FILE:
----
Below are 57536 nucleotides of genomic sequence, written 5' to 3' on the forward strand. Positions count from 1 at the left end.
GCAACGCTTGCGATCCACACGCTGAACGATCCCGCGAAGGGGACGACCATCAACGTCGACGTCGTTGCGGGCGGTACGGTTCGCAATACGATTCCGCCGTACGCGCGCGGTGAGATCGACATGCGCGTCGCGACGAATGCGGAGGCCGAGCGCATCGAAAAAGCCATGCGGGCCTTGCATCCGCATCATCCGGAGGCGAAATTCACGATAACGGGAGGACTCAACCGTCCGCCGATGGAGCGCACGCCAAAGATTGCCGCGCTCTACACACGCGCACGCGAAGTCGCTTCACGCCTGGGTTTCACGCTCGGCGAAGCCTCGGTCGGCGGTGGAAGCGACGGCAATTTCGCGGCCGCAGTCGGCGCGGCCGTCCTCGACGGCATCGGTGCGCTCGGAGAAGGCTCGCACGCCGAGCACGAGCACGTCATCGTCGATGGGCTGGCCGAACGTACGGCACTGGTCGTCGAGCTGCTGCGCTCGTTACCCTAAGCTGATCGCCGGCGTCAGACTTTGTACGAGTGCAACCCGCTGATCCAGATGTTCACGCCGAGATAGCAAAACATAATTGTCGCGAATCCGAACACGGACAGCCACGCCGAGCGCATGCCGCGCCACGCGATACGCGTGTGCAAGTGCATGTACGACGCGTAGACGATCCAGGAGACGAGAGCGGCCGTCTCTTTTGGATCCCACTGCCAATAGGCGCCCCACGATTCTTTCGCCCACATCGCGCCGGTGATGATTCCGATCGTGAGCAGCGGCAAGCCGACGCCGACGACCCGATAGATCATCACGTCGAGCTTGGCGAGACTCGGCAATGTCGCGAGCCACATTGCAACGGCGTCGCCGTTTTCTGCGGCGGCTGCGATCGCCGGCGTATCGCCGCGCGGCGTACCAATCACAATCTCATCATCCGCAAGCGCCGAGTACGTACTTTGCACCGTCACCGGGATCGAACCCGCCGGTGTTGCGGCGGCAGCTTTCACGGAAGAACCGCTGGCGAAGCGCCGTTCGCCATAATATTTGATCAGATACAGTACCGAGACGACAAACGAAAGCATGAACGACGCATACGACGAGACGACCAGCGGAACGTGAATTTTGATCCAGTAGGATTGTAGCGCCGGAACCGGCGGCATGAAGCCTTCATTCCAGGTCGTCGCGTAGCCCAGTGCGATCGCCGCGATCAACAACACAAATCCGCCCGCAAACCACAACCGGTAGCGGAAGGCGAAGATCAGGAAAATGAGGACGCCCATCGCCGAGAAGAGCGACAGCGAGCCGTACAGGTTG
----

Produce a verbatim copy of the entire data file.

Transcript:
Below are 57536 nucleotides of genomic sequence, written 5' to 3' on the forward strand. Positions count from 1 at the left end.
GCAACGCTTGCGATCCACACGCTGAACGATCCCGCGAAGGGGACGACCATCAACGTCGACGTCGTTGCGGGCGGTACGGTTCGCAATACGATTCCGCCGTACGCGCGCGGTGAGATCGACATGCGCGTCGCGACGAATGCGGAGGCCGAGCGCATCGAAAAAGCCATGCGGGCCTTGCATCCGCATCATCCGGAGGCGAAATTCACGATAACGGGAGGACTCAACCGTCCGCCGATGGAGCGCACGCCAAAGATTGCCGCGCTCTACACACGCGCACGCGAAGTCGCTTCACGCCTGGGTTTCACGCTCGGCGAAGCCTCGGTCGGCGGTGGAAGCGACGGCAATTTCGCGGCCGCAGTCGGCGCGGCCGTCCTCGACGGCATCGGTGCGCTCGGAGAAGGCTCGCACGCCGAGCACGAGCACGTCATCGTCGATGGGCTGGCCGAACGTACGGCACTGGTCGTCGAGCTGCTGCGCTCGTTACCCTAAGCTGATCGCCGGCGTCAGACTTTGTACGAGTGCAACCCGCTGATCCAGATGTTCACGCCGAGATAGCAAAACATAATTGTCGCGAATCCGAACACGGACAGCCACGCCGAGCGCATGCCGCGCCACGCGATACGCGTGTGCAAGTGCATGTACGACGCGTAGACGATCCAGGAGACGAGAGCGGCCGTCTCTTTTGGATCCCACTGCCAATAGGCGCCCCACGATTCTTTCGCCCACATCGCGCCGGTGATGATTCCGATCGTGAGCAGCGGCAAGCCGACGCCGACGACCCGATAGATCATCACGTCGAGCTTGGCGAGACTCGGCAATGTCGCGAGCCACATTGCAACGGCGTCGCCGTTTTCTGCGGCGGCTGCGATCGCCGGCGTATCGCCGCGCGGCGTACCAATCACAATCTCATCATCCGCAAGCGCCGAGTACGTACTTTGCACCGTCACCGGGATCGAACCCGCCGGTGTTGCGGCGGCAGCTTTCACGGAAGAACCGCTGGCGAAGCGCCGTTCGCCATAATATTTGATCAGATACAGTACCGAGACGACAAACGAAAGCATGAACGACGCATACGACGAGACGACCAGCGGAACGTGAATTTTGATCCAGTAGGATTGTAGCGCCGGAACCGGCGGCATGAAGCCTTCATTCCAGGTCGTCGCGTAGCCCAGTGCGATCGCCGCGATCAACAACACAAATCCGCCCGCAAACCACAACCGGTAGCGGAAGGCGAAGATCAGGAAAATGAGGACGCCCATCGCCGAGAAGAGCGACAGCGAGCCGTACAGGTTG